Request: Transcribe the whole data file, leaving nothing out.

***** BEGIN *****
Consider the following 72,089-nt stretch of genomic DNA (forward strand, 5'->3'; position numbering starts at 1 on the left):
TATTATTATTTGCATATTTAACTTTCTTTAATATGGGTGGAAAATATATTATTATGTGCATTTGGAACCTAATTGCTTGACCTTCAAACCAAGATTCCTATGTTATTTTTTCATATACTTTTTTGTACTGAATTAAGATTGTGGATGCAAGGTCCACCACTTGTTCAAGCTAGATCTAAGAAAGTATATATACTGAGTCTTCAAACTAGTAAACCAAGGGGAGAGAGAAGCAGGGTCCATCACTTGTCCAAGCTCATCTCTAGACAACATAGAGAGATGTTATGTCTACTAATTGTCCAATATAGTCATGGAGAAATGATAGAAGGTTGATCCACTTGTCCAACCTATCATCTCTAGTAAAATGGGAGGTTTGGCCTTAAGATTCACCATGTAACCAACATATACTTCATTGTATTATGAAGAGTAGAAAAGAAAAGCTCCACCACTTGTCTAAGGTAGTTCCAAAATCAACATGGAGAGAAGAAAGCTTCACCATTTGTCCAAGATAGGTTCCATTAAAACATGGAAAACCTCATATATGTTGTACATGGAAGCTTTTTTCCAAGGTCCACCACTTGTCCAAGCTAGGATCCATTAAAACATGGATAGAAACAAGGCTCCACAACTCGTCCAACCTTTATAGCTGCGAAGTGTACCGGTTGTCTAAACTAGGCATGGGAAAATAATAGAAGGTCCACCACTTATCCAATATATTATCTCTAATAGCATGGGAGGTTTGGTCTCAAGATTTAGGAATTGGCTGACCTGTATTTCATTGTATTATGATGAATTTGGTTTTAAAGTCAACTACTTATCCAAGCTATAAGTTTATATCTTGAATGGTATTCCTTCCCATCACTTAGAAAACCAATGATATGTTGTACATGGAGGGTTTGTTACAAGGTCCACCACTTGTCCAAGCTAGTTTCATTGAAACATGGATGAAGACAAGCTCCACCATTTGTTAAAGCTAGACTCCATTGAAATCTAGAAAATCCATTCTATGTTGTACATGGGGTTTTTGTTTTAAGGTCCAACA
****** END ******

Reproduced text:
Consider the following 72,089-nt stretch of genomic DNA (forward strand, 5'->3'; position numbering starts at 1 on the left):
TATTATTATTTGCATATTTAACTTTCTTTAATATGGGTGGAAAATATATTATTATGTGCATTTGGAACCTAATTGCTTGACCTTCAAACCAAGATTCCTATGTTATTTTTTCATATACTTTTTTGTACTGAATTAAGATTGTGGATGCAAGGTCCACCACTTGTTCAAGCTAGATCTAAGAAAGTATATATACTGAGTCTTCAAACTAGTAAACCAAGGGGAGAGAGAAGCAGGGTCCATCACTTGTCCAAGCTCATCTCTAGACAACATAGAGAGATGTTATGTCTACTAATTGTCCAATATAGTCATGGAGAAATGATAGAAGGTTGATCCACTTGTCCAACCTATCATCTCTAGTAAAATGGGAGGTTTGGCCTTAAGATTCACCATGTAACCAACATATACTTCATTGTATTATGAAGAGTAGAAAAGAAAAGCTCCACCACTTGTCTAAGGTAGTTCCAAAATCAACATGGAGAGAAGAAAGCTTCACCATTTGTCCAAGATAGGTTCCATTAAAACATGGAAAACCTCATATATGTTGTACATGGAAGCTTTTTTCCAAGGTCCACCACTTGTCCAAGCTAGGATCCATTAAAACATGGATAGAAACAAGGCTCCACAACTCGTCCAACCTTTATAGCTGCGAAGTGTACCGGTTGTCTAAACTAGGCATGGGAAAATAATAGAAGGTCCACCACTTATCCAATATATTATCTCTAATAGCATGGGAGGTTTGGTCTCAAGATTTAGGAATTGGCTGACCTGTATTTCATTGTATTATGATGAATTTGGTTTTAAAGTCAACTACTTATCCAAGCTATAAGTTTATATCTTGAATGGTATTCCTTCCCATCACTTAGAAAACCAATGATATGTTGTACATGGAGGGTTTGTTACAAGGTCCACCACTTGTCCAAGCTAGTTTCATTGAAACATGGATGAAGACAAGCTCCACCATTTGTTAAAGCTAGACTCCATTGAAATCTAGAAAATCCATTCTATGTTGTACATGGGGTTTTTGTTTTAAGGTCCAACA